What do all great companies have in common? They know their target audience. In PR our job is to connect with multiple audiences – each one the end goal of one of our clients. But to reach them we must understand each of these clients first. Prominent’s two apprentices have been tasked with creating a portfolio of all the businesses we work with. And here Chelsea Debnam – explains what she has learnt from the task.
One of the first things I discovered about PR when I started working at Prominent is that no two clients are the same. This sounds self-explanatory. But it's not as simple as knowing the difference between a construction firm and a legal practice.
What it really means is that - regardless of the sector they are in - every one has a unique story and specific set of objectives and understanding these help us provide a better service.
Creating a portfolio of clients involved us putting together the simple information – company name, location, number of employees, background and contact details.
But it also involved speaking to each client’s account manager and asking them what the business aims were and how they devised an appropriate strategy to meet them.
It’s been fascinating for Jade and I. Here at Prominent, the senior members of the team don’t just listen – they ask questions.
What brought the client to this moment in time? What do they worry about? What are their frustrations? What do they celebrate? What’s their story, and why should we care?
This allows us to deliver content which engages with the client’s target audience – whether through the media, the public, via digital or traditional channels.
Understanding our clients properly allows us to plan for the present and future, help them through stressful situations and communicate their brand story more deeply.
Unlike some marketing companies who will focus solely on volume or reach, we don’t operate a cookie-cutter service. We can get volume and we can get reach – but in the right publications, on the right platforms and talking to the right audiences.
As our editorial director Ellen Widdup told me: “There is no point in PR unless it has focus. Start with the end goal and work backwards.”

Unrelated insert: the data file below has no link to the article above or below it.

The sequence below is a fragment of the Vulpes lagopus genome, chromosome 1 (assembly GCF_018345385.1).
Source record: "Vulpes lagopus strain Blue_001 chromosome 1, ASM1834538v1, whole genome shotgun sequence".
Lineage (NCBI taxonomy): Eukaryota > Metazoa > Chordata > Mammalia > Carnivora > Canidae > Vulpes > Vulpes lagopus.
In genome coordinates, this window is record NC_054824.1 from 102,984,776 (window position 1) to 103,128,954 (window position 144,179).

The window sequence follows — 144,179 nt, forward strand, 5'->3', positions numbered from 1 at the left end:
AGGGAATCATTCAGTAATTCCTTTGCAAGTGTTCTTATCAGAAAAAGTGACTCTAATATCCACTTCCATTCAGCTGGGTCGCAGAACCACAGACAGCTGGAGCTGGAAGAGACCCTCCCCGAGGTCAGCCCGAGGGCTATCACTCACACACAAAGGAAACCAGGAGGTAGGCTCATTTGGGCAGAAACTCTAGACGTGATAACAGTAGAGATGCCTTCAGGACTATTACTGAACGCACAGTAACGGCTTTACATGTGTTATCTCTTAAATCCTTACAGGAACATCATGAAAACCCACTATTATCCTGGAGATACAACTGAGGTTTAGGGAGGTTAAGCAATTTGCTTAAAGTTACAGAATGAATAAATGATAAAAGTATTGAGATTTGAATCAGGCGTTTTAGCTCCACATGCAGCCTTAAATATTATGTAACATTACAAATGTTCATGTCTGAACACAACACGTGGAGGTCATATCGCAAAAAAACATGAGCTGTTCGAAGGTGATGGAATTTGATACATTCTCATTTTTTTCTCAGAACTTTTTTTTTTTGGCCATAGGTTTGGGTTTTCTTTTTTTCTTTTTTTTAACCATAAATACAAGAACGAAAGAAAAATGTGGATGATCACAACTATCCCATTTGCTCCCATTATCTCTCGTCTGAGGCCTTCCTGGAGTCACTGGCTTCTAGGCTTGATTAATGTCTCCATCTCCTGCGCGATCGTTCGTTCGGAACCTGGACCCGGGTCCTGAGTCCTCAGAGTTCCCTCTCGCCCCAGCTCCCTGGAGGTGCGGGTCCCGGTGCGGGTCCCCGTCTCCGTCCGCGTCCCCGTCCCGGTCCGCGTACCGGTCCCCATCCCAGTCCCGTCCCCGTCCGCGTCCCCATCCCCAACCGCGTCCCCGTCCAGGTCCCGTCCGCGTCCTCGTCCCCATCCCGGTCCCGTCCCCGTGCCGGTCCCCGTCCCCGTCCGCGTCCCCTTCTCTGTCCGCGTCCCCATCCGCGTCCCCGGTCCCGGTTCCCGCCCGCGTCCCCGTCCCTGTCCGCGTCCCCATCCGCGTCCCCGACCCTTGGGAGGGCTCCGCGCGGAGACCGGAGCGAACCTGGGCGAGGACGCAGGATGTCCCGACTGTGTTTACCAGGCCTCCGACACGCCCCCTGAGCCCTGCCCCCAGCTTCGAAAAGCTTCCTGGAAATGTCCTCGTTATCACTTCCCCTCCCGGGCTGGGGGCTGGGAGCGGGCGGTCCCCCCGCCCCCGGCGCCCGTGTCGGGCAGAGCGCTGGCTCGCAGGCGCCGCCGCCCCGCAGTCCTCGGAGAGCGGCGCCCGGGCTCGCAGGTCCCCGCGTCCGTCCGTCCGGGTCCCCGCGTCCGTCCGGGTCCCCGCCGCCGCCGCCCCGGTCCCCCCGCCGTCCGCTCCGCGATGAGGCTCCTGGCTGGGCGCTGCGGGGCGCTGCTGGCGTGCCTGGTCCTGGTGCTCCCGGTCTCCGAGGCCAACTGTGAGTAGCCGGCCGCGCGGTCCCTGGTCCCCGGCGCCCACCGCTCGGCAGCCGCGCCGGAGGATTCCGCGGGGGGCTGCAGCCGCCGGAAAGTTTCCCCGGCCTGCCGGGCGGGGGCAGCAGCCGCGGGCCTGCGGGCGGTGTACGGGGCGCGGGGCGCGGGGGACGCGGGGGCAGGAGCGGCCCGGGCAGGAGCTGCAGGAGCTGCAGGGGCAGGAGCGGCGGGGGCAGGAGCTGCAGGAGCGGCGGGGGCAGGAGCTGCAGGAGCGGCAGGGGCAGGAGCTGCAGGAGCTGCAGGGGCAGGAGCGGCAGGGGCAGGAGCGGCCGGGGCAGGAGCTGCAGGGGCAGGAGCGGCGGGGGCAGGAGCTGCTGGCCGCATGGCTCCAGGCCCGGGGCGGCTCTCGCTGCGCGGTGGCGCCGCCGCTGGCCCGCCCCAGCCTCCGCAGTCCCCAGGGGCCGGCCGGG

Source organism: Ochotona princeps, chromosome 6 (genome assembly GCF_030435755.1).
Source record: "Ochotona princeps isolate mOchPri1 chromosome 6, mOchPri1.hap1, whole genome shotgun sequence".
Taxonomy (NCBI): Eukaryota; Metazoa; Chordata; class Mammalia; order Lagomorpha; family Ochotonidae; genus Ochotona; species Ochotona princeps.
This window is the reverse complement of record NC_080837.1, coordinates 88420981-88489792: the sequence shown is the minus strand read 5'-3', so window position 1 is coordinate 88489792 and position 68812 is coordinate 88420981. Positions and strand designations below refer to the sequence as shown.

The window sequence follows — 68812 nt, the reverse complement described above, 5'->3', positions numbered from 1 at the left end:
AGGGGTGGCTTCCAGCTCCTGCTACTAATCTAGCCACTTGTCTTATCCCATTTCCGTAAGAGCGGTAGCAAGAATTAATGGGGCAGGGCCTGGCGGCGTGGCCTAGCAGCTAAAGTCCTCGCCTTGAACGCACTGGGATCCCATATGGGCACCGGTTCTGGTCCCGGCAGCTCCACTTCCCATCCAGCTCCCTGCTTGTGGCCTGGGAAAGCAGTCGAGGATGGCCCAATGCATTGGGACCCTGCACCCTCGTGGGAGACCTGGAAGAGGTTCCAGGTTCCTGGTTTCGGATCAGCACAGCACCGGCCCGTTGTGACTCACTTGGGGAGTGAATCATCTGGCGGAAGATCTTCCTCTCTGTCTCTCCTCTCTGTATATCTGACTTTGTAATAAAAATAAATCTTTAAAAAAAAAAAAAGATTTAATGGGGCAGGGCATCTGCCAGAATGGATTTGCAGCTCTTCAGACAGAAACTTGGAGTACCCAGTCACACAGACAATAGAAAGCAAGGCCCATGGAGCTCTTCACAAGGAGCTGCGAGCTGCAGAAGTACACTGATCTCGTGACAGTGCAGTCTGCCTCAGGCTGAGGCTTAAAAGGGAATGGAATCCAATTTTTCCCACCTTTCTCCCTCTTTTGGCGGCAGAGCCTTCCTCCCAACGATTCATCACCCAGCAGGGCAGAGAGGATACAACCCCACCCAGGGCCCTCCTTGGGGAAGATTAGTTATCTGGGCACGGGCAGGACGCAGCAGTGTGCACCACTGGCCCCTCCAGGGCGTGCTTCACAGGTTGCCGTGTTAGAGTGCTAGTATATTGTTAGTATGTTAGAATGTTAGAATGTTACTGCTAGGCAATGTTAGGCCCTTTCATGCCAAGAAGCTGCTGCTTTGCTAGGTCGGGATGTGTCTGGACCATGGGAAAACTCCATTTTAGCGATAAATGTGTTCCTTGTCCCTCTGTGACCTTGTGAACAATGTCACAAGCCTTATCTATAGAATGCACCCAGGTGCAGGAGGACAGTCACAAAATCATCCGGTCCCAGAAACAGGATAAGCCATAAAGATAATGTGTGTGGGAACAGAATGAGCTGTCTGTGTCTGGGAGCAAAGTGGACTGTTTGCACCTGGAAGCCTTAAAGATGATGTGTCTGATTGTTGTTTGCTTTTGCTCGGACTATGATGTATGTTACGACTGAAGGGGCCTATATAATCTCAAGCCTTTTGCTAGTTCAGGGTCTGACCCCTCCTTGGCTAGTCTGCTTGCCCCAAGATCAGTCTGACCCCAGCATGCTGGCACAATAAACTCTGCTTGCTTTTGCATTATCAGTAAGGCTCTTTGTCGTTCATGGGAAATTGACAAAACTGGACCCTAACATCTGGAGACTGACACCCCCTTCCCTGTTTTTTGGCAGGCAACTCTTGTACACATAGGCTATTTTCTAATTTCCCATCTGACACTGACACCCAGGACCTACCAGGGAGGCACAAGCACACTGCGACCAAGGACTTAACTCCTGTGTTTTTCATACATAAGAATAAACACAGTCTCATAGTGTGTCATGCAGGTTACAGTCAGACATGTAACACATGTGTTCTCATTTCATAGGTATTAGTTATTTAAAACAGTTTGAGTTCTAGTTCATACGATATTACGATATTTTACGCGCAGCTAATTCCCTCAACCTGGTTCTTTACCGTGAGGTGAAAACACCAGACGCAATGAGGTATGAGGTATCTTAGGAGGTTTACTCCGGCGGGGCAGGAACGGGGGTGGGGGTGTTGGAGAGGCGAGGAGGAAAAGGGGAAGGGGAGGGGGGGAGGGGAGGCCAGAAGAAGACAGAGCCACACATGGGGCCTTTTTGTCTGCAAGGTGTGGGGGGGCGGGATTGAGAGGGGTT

To listen. Listening is an important part of learning.
And for me, this project has taught me to pay attention to the conversations in the office, to try and meet and greet our clients when they are here for meetings and put faces to names.
I have also learnt that clients must trust us to do the best job we possibly can.
We treat each one with the same level of care, attention and honesty. We know that what works one client, won’t necessarily be beneficial for another. And we tell them so.
Loyalty ties in with trust.
A business is a product of someone’s hard work. So even when they find trustworthy people to work with who understand their business and goals, they may be reluctant to hand over the PR reins or make any change. Hence building loyalty.
Knowing your clients inside out, having their best interests at heart and working hard alongside them to help their company grow are all things that will prove to your client that you are invested.
Finally – I understand the purpose of strategy.
It’s not one fits all. You can’t walk in to an architectural firm with the exact same strategy you developed for a district council. Their aims, audience and needs will not be the same.
Strategy is specific. And getting to the heart of each client helps us form a tailored plan. This is something I am keen to find out more about.
After all, it is this which makes us award-winning – not just for Prominent (although we have a number of accolades to our name) but for our clients too.
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